My Earliest DUFFKIN Ancestors
William DUFFKIN of Nuneaton, Warwickshire is my eleven times great grandfather (11xGGF) who was born by 1595. He married Margaret THOMPSON of Ashby-de-la-Zouch, Leicestershire in 1614 in Ashby. Known children include Marmaduke DUFFKIN (c1620-1664, my 10xGGF). Marmaduke married Mary WYSE in October 1641 at Burton Hastings, Warwickshire. Two children are known including GRACE DUFFKIN (c1664) who married Richard GLOSTER at the Collegiate Church of St Katherine by the Tower in London in 1687.
Marmaduke & Mary’s son, William DUFFKIN (c1649) married Lettis or Lettice NEVE in Clerkenwell, London in 1669, and are my 9xGGPs) The couple appear to have had at least five children at Nuneaton.
Marmaduke DUFFKIN (1670–1704) of Attleborough, Warwickshire, was a Tax Collector for Nuneaton and farmer. His wife, Sarah, died in 1700 after bearing at least 4 children. Marmaduke was a witness to a legal case held in Whitehall in Jan 1697. After the premature death of the couple, Marmaduke’s younger brother Richard DUFFKIN raised their children.
The Family in London
Jeremiah DUFFKIN s/o Marmaduke (1695-1751) was a yeoman & maltster in Edmonton, Middlesex (now part of north London). He met an untimely end in 1751, which was reported at the time. He had married Elizabeth HUNSDON at St Alphage London Wall in 1728. Both are commemorated by a plaque in All Saints church, Edmonton. They had no known issue.
William DUFFKIN (1699 Westminster, London) was recorded in 1729 as a tidesman for the Port of London, which was the job of an excise man, going onboard merchant ships docking in the Thames to secure payment of duties. He has no known marriage or issue.
A couple of London society marriages were announced for various ladies of the family, including Mary DUFFKIN (1736) who married Charles HANFORD in 1762 Holborn, London (announced in London Chronicle and Miss DUFFKIN given of Soho Square at the time of her marriage. Sarah DUFFKIN (1742-70) married Richard HUDDLESTON (c1740-1801) of Gray’s Inn, London in 1764 at Westminster, London, where her husband is noted as a direct descendant of Edward III.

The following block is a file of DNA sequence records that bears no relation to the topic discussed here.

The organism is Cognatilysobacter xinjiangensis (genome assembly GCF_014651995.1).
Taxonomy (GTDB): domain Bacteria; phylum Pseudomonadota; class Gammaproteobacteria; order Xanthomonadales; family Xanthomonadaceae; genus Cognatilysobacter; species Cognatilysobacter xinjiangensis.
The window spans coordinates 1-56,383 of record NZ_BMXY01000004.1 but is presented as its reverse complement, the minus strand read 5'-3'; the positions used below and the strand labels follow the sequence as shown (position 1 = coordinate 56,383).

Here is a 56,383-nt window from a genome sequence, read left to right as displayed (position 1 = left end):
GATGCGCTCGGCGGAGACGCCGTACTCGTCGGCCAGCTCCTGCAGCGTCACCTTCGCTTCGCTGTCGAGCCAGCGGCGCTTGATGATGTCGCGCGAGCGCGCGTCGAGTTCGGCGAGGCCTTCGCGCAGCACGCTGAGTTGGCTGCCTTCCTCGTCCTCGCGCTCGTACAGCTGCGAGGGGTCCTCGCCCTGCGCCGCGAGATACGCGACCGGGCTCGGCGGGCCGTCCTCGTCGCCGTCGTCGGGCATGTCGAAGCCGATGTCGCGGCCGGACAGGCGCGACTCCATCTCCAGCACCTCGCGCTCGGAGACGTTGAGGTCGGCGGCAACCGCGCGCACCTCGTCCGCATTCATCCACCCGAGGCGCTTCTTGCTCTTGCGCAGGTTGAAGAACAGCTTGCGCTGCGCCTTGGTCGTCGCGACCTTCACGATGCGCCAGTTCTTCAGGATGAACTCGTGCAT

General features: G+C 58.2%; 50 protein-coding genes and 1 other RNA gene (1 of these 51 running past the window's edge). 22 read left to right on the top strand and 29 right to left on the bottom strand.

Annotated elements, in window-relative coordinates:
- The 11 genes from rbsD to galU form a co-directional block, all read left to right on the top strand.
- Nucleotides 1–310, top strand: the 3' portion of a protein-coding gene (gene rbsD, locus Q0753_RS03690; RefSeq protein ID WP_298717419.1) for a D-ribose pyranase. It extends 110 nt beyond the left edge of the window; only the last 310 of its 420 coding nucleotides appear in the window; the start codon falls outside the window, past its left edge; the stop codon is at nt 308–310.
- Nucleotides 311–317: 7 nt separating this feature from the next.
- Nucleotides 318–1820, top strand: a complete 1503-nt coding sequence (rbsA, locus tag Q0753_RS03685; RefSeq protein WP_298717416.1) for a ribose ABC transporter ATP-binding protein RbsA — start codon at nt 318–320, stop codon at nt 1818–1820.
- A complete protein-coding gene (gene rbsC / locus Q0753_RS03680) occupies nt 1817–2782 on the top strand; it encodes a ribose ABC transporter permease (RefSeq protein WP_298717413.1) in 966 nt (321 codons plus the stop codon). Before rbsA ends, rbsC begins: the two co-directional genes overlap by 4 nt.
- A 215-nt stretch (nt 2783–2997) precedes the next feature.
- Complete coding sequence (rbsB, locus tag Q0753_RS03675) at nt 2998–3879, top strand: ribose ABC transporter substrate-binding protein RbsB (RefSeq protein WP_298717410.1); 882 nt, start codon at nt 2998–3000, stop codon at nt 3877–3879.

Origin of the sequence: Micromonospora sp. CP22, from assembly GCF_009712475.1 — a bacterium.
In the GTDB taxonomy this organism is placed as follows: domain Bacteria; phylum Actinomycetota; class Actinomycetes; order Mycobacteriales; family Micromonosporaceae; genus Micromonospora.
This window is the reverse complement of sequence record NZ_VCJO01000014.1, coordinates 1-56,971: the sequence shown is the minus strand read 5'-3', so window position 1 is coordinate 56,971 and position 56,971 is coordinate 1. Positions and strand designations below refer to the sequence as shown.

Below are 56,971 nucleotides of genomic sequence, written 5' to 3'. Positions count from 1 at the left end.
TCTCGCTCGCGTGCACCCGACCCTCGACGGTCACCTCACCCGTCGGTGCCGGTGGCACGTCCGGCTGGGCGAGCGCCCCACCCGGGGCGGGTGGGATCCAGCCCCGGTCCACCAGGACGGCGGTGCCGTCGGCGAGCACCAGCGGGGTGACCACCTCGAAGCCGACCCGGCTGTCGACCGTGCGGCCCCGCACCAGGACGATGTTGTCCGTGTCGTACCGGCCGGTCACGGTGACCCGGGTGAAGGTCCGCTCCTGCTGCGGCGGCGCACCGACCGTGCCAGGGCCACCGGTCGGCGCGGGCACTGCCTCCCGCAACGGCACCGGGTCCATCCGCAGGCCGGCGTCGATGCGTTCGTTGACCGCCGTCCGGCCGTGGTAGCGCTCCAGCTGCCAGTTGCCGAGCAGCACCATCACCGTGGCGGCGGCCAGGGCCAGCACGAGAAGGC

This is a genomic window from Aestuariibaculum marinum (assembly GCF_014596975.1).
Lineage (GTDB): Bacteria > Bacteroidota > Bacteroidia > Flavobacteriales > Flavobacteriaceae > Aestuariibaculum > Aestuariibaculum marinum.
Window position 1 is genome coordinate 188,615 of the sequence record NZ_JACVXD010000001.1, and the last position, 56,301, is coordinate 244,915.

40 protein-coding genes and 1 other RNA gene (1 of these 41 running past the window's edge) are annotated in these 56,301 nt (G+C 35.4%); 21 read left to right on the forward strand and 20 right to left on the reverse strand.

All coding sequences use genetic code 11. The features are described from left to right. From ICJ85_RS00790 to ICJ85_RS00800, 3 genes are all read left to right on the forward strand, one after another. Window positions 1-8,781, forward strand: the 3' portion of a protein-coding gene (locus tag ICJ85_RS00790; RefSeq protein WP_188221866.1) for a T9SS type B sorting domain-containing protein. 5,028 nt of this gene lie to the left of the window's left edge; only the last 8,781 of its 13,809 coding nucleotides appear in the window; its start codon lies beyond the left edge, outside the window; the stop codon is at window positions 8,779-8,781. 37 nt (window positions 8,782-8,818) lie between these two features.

Jeremiah DUFFKIN, Gentleman
Jeremiah DUFFKIN was noted as a Gentleman. He was born in 1751 Nuneaton and died in 1824 Leicester. He married Mary HOLLAND in 1773 Coventry. Mary died at their home in Rugby, Warwickshire. Jeremiah then remarried a Miss Mary SUTTON of Leicester in 1805, where the marriage was advertised in ‘Monthly Magazine and British Register’ (Volume 19, Issue 1). Jeremiah was mainly resident in Rugby and was listed as a mercer, draper & silkman with business interests also in Burnley, Lancashire. His residences included the then upmarket ‘The Newarkes’ in Leicester, Barby in Northamptonshire (pictured below), Cross Cheaping in Coventry and Leamington, Warwickshire. In 1795 & 1797 Jeremiah & his first wife were recorded as resident in Rugby and paying for Hair Powder certificates in 1795 & 1797. Compared to modern times, this was a new and bizarre tax law imposed on wig owners and introduced at 1 guinea per year. Jeremiah’s children included Marmaduke DUFFKIN (1807-69), an unmarried proprietor of houses, with whose death in 1869 was the last male DUFFKIN in England. His listed properties included Rugby & The Newarkes, but was generally found on census to be resident with his married sister in Swayfield, Lincolnshire.
The Story of Sarah DUFFKIN – An C18th Independent Woman
Sarah DUFFKIN, daughter of Marmaduke DUFFKIN, a small farmer of Nuneaton, Warwickshire, and his wife Sarah, was baptised on 20 Apr 1699, but lost both parents by her fifth birthday; her mother was buried in Mar 1701 and her father in Feb 1704. Her uncle Richard DUFFKIN (?1670-1733) and his wife Mary (died 1731) were her early guardians as the only blood relations who received legacies under Sarah’s will were the children and grandchildren of Richard & Mary.